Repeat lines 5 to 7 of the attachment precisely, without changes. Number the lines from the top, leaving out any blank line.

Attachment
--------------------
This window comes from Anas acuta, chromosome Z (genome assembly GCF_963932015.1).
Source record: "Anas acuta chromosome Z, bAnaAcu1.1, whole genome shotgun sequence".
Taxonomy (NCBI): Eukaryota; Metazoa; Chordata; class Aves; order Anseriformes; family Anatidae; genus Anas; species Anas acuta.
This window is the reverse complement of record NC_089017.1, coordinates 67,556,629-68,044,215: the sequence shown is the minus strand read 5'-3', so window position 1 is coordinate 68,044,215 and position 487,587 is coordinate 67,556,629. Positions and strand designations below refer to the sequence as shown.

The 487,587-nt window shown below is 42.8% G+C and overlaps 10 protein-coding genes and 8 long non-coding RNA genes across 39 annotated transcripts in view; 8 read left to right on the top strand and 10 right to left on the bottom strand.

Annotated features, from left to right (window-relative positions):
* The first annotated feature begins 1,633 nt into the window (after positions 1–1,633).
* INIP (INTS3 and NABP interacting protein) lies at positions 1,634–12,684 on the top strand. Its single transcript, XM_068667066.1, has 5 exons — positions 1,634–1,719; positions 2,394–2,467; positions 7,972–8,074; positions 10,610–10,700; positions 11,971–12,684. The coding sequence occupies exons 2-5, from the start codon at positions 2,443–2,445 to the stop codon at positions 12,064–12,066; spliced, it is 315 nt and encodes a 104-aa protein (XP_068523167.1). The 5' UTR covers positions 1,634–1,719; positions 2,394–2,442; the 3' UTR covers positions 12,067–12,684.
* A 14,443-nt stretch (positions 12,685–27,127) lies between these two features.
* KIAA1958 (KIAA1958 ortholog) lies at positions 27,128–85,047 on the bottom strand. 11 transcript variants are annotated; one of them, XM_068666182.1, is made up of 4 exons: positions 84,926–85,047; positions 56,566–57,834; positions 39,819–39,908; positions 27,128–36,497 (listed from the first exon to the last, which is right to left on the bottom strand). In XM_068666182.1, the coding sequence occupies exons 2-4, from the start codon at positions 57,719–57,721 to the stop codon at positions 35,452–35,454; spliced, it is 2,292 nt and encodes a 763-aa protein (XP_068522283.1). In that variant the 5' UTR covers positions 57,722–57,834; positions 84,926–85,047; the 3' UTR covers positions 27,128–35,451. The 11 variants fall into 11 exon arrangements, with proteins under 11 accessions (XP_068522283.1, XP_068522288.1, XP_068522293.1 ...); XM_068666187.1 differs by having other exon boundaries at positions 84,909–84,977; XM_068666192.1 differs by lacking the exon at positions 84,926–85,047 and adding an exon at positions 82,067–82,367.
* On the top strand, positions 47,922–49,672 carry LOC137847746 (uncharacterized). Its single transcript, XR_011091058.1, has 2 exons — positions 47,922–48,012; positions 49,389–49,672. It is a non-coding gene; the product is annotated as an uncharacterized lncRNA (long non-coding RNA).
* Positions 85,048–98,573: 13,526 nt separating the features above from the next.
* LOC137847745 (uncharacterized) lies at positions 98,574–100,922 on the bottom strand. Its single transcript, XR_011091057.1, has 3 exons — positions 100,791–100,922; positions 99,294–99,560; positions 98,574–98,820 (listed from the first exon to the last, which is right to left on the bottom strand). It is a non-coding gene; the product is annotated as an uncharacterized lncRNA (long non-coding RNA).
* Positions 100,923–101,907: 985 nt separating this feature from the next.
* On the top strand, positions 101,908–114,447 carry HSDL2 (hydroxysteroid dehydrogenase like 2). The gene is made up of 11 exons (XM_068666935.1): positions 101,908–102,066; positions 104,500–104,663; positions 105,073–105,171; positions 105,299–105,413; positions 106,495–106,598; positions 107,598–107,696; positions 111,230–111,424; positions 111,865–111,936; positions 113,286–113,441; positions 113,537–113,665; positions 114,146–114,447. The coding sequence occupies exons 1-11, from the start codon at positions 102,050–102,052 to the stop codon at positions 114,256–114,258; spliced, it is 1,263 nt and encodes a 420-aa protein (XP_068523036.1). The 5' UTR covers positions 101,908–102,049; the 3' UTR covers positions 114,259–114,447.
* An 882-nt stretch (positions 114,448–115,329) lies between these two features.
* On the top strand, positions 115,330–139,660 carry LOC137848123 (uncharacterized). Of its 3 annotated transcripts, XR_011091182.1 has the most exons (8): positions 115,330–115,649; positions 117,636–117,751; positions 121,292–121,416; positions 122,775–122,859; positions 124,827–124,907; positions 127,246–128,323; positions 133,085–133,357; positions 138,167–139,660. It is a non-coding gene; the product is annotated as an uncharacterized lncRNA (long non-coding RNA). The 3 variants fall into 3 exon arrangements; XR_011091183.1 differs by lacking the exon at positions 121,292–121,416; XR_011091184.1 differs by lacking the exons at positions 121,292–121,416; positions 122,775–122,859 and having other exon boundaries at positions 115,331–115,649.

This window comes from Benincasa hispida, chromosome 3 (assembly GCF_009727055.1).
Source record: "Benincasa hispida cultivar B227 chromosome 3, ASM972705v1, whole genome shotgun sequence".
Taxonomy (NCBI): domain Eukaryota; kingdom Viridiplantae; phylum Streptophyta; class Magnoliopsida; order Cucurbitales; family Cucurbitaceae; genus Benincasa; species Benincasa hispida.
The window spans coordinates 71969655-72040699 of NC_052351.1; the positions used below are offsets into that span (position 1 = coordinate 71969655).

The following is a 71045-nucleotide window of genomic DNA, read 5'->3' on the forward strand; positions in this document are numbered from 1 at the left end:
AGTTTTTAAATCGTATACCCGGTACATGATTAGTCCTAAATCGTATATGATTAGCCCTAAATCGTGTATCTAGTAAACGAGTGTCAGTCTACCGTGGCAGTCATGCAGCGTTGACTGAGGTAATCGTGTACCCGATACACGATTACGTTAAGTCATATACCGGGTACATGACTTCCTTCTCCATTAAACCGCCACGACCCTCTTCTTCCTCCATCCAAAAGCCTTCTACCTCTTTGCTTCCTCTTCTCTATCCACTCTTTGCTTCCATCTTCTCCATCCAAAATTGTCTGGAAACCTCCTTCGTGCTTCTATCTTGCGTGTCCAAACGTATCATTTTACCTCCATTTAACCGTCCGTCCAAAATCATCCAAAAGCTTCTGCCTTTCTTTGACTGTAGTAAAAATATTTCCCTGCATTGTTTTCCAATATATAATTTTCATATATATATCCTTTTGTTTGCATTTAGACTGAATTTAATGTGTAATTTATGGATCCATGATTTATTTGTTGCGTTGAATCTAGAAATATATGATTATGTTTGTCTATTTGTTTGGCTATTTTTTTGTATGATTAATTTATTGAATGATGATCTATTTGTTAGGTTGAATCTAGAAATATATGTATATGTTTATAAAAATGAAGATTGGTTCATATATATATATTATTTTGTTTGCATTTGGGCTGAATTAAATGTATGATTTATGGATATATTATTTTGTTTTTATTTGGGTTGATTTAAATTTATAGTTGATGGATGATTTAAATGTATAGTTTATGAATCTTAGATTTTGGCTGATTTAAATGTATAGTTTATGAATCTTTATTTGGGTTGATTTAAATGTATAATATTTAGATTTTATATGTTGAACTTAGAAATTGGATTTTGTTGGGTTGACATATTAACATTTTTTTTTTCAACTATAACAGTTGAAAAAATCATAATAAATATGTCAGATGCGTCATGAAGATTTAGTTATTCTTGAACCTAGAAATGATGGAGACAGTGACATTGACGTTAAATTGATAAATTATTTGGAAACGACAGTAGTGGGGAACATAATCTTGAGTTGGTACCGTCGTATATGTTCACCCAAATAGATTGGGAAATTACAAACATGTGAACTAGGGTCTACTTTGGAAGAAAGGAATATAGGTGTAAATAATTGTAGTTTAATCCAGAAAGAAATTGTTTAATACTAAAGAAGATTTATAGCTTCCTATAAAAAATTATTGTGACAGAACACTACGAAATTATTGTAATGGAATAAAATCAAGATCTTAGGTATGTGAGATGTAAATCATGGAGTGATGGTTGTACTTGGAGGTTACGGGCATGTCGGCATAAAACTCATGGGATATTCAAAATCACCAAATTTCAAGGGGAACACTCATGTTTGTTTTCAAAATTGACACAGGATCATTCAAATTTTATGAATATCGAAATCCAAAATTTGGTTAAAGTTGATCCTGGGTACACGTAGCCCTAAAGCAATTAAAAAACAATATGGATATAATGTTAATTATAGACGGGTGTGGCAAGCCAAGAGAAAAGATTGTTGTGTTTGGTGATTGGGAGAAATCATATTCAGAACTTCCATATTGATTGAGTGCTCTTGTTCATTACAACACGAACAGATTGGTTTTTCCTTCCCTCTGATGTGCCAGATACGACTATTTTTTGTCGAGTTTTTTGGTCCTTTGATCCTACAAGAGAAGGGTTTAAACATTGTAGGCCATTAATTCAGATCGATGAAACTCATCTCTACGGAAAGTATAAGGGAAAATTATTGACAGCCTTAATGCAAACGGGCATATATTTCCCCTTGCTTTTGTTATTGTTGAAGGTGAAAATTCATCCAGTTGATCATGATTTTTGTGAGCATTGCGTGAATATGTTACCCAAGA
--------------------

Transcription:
The 487,587-nt window shown below is 42.8% G+C and overlaps 10 protein-coding genes and 8 long non-coding RNA genes across 39 annotated transcripts in view; 8 read left to right on the top strand and 10 right to left on the bottom strand.

Annotated features, from left to right (window-relative positions):
* The first annotated feature begins 1,633 nt into the window (after positions 1–1,633).